That picture below of me on my sled on top of a huge snow drift was taken that day on the Chic Chocs Trail, just to give you an idea of the kind of snow we are talking about.
All of the motels/hotels that we stayed at were more than comfortable, and each had its own plus’s. The Copper Hotel in Murdochville was no exception, having dozens of antique sleds on display in the Vintage Snowmobile Museum located in the hotels’ basement!
From here on the conditions only improved for us. The Gaspé area was hit with 3 heavy snowfalls over the course of 5-days, and at one point John and I actually had to make the decision to stop riding and look for a place to stay – the snow was just too deep to continue riding safely. The groomers had not been out in several days, and over 30 centimetres (12″) of fresh powder was covering the trails. Up in the mountains this meant snow drifts as high as 4 or 5 meters, and neither of us rides a mountain sled. My 129″ skid is no match for deep powder, and if it weren’t for good fortune and some riders from the Kemptville area I might still be stuck on the mountain, hahaha.
In the photos below you can see a groomer that got stuck in deep powder. It was so deep in many areas that the red trail marking poles were buried.
Those poles are like 4 to 5 feet tall.
And finally, the photo below depicts what was, for me, the highlight of the trip. I knew before we ever left Ottawa that I had to see Percé Rock while I was sledding in the Gaspé Peninsula – and at one point that looked like it was not going to be possible due to all of the snow that had fallen. But the universe offered up an opportunity to rearrange our plans, and John and I made it out to Percé on day 7.
Some of the trails had been groomed the night before; some were still covered in fresh, deep powder; the air was crisp, the sun was shining brightly, and I have to tell you that I now have a reference for sledding nirvana.
There is some really good information on Perce Rock here if you are interested.
This is the look of 2 happy adventure snowmobilers!
I could go on and on, writing in detail about the entire adventure, but I think I am happier giving you a taste, and then some.
If this post encourages even one reader to head out to the Gaspe Peninsula next season then I will consider it a job well done.
And if you are that reader, and you do decide to go, let me know. I am already planning my return . . .
Before I sign off though, here are a couple of lists and links that you may find useful:
Where we stayed, and where we ate
Rivière-du-Loup: Comfort Inn Rivière-du-Loup; St. Hubert Chicken and Subway; very comfortable room, excellent value, continental breakfast included, located 100 meters from the trail and gas. I will stay again.
Rimouski: Hotel Rimouski; hotel restaurant (very good food); very comfortable room, we chose the snowmobile package (decent value including buffet breakfast); a little too much road-riding to get to the hotel, however, the trail does go right by a Shell station for fuel. I will likely try another option next year, or skip Rimouski entirely.
Carleton-sur-Mer: Hostellerie Baie Bleue; hotel restaurant (very good food); comfortable room; good value; located right on the trail with gas very nearby; I will stay again.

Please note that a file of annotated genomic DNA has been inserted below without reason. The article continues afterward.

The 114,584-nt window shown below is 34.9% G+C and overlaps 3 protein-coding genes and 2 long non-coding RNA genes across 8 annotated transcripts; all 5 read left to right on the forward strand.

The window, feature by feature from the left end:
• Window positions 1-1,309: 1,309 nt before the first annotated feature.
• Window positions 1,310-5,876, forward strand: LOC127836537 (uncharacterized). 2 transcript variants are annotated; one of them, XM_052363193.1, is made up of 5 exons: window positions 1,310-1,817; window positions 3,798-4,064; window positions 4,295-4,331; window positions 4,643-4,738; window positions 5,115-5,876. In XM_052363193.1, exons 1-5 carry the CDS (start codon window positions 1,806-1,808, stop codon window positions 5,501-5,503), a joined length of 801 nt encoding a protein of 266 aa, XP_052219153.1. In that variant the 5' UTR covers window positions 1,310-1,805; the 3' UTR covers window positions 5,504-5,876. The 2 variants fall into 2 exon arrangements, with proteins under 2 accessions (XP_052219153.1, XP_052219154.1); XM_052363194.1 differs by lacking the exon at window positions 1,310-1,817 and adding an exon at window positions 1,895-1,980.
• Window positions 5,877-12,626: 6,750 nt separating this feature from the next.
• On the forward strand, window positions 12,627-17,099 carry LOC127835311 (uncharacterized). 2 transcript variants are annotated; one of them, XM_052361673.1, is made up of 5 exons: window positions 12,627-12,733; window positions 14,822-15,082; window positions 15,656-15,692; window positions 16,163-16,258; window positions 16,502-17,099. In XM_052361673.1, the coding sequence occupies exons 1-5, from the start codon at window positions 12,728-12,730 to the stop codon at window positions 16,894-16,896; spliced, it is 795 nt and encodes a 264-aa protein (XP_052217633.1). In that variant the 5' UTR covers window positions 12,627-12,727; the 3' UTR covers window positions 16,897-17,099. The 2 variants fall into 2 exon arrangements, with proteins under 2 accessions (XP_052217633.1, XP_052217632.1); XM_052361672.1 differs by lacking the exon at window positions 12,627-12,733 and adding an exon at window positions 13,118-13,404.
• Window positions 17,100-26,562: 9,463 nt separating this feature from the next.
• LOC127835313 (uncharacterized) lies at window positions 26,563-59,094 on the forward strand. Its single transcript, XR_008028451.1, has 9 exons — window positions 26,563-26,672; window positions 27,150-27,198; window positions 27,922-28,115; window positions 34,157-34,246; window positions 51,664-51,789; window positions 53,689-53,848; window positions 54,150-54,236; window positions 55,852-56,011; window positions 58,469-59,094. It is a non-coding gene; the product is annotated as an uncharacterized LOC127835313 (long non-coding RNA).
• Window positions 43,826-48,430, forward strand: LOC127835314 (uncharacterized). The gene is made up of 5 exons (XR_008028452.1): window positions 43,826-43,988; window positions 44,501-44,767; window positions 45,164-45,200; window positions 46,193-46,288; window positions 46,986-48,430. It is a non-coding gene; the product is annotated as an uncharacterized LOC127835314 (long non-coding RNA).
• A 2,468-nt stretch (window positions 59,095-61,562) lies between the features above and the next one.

Relais De La Cache: located on the Quebec 595 snowmobile trail about dead-centre of the Gaspé Peninsula, this is a must-stop for food and fuel and they also now have rooms available for overnight stays as well. This was one of my favourite stops during the entire adventure. The menu is limited but the food is great, the service is exemplary and there is fuel on site, which you will likely need anyway. This is a great rest-stop before hitting the famous Chic Chocs Trail heading to Murdochville. We did not stay overnight this time, but I will next year for sure.
Murdochville: Hotel Copper; hotel restaurant (good food but I would not take the sledder’s package as you only have 2 or 3 items from the menu to choose from); decent 1980’s style rooms that are due for an update; a little bit of road-riding to get to the hotel, but not too bad; gas is close by; great vintage snowmobile museum in the basement; I will stay again.
Rivière-au-Renard: Auberge Le Caribou; hotel restaurant (very good food); comfortable room; good value; almost right on the trail and gas is close by; I would stay again.
Gaspé: Motel Adams; very comfortable rooms; motel restaurant (very good food); *onsite laundry*; excellent value; a little bit of road-running to get to the motel from the trail, but not bad; gas is close by; I will stay again.
Chandler: Motel Fraser; very comfortable rooms; motel restaurant (good food); great value; right on the trail; gas is close by; the small trail from Trans-Quebec 5 to the motel can be rough/deep depending on conditions. I would stay again.
Sainte-Anne-des-Monts; Motel “À La Brunante”; decent rooms; motel restaurant (average); way too much road-riding, but little choice; gas across the street. Due to the length of asphalt riding necessary, I will probably make other arrangements next year.
Must-ride’s and Must See’s
Finally, here is a link to a really informative website listing 7 must-ride loops in the Gaspé Peninsula region of eastern Quebec, also known as ‘Sledder’s Paradise!’
If you’d like to know the exact location where any of the photos in this post were taken, a geo-tagged version can be viewed in my Smugmug gallery.
To view the geo-tagging, first click on the photo, and then the Information icon in the lower right corner of the page. When the Photo Info pop-up opens, click on the “Map” tab.
View the Smugmug Gallery